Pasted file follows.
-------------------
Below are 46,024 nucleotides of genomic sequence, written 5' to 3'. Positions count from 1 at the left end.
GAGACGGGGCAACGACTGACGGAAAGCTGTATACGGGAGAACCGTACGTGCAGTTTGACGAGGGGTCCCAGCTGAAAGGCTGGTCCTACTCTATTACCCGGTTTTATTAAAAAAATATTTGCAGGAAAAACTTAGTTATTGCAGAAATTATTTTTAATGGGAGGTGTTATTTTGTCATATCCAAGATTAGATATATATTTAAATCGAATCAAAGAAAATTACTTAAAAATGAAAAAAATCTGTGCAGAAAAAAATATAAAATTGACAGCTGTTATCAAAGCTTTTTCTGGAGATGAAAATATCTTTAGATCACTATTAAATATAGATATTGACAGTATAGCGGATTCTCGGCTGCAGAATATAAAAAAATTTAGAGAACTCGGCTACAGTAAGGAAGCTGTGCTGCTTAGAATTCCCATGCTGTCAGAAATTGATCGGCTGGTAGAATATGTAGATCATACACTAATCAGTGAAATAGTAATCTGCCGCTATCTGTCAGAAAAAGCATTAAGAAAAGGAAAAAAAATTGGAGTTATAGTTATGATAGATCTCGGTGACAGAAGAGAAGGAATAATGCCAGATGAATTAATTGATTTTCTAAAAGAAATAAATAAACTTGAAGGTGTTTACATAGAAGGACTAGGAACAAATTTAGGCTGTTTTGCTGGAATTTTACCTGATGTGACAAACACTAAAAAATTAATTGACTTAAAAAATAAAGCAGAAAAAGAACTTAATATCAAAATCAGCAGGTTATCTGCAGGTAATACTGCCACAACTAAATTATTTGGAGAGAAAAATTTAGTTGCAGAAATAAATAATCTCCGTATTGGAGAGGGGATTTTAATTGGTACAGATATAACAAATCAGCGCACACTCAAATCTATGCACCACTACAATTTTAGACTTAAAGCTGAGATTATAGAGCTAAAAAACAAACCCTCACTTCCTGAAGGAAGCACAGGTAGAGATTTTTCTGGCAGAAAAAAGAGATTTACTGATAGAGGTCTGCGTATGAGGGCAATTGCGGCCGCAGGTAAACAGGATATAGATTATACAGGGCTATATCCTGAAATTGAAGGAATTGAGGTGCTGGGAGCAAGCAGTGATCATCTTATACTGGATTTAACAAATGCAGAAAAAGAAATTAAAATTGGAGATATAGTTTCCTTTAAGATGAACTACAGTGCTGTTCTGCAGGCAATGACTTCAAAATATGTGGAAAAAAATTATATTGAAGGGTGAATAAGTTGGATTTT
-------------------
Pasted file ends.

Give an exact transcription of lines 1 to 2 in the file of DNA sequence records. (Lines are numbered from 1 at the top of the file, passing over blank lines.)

Below are 46,024 nucleotides of genomic sequence, written 5' to 3'. Positions count from 1 at the left end.
GAGACGGGGCAACGACTGACGGAAAGCTGTATACGGGAGAACCGTACGTGCAGTTTGACGAGGGGTCCCAGCTGAAAGGCTGGTCCTACTCTATTACCCGGTTTTATTAAAAAAATATTTGCAGGAAAAACTTAGTTATTGCAGAAATTATTTTTAATGGGAGGTGTTATTTTGTCATATCCAAGATTAGATATATATTTAAATCGAATCAAAGAAAATTACTTAAAAATGAAAAAAATCTGTGCAGAAAAAAATATAAAATTGACAGCTGTTATCAAAGCTTTTTCTGGAGATGAAAATATCTTTAGATCACTATTAAATATAGATATTGACAGTATAGCGGATTCTCGGCTGCAGAATATAAAAAAATTTAGAGAACTCGGCTACAGTAAGGAAGCTGTGCTGCTTAGAATTCCCATGCTGTCAGAAATTGATCGGCTGGTAGAATATGTAGATCATACACTAATCAGTGAAATAGTAATCTGCCGCTATCTGTCAGAAAAAGCATTAAGAAAAGGAAAAAAAATTGGAGTTATAGTTATGATAGATCTCGGTGACAGAAGAGAAGGAATAATGCCAGATGAATTAATTGATTTTCTAAAAGAAATAAATAAACTTGAAGGTGTTTACATAGAAGGACTAGGAACAAATTTAGGCTGTTTTGCTGGAATTTTACCTGATGTGACAAACACTAAAAAATTAATTGACTTAAAAAATAAAGCAGAAAAAGAACTTAATATCAAAATCAGCAGGTTATCTGCAGGTAATACTGCCACAACTAAATTATTTGGAGAGAAAAATTTAGTTGCAGAAATAAATAATCTCCGTATTGGAGAGGGGATTTTAATTGGTACAGATATAACAAATCAGCGCACACTCAAATCTATGCACCACTACAATTTTAGACTTAAAGCTGAGATTATAGAGCTAAAAAACAAACCCTCACTTCCTGAAGGAAGCACAGGTAGAGATTTTTCTGGCAGAAAAAAGAGATTTACTGATAGAGGTCTGCGTATGAGGGCAATTGCGGCCGCAGGTAAACAGGATATAGATTATACAGGGCTATATCCTGAAATTGAAGGAATTGAGGTGCTGGGAGCAAGCAGTGATCATCTTATACTGGATTTAACAAATGCAGAAAAAGAAATTAAAATTGGAGATATAGTTTCCTTTAAGATGAACTACAGTGCTGTTCTGCAGGCAATGACTTCAAAATATGTGGAAAAAAATTATATTGAAGGGTGAATAAGTTGGATTTT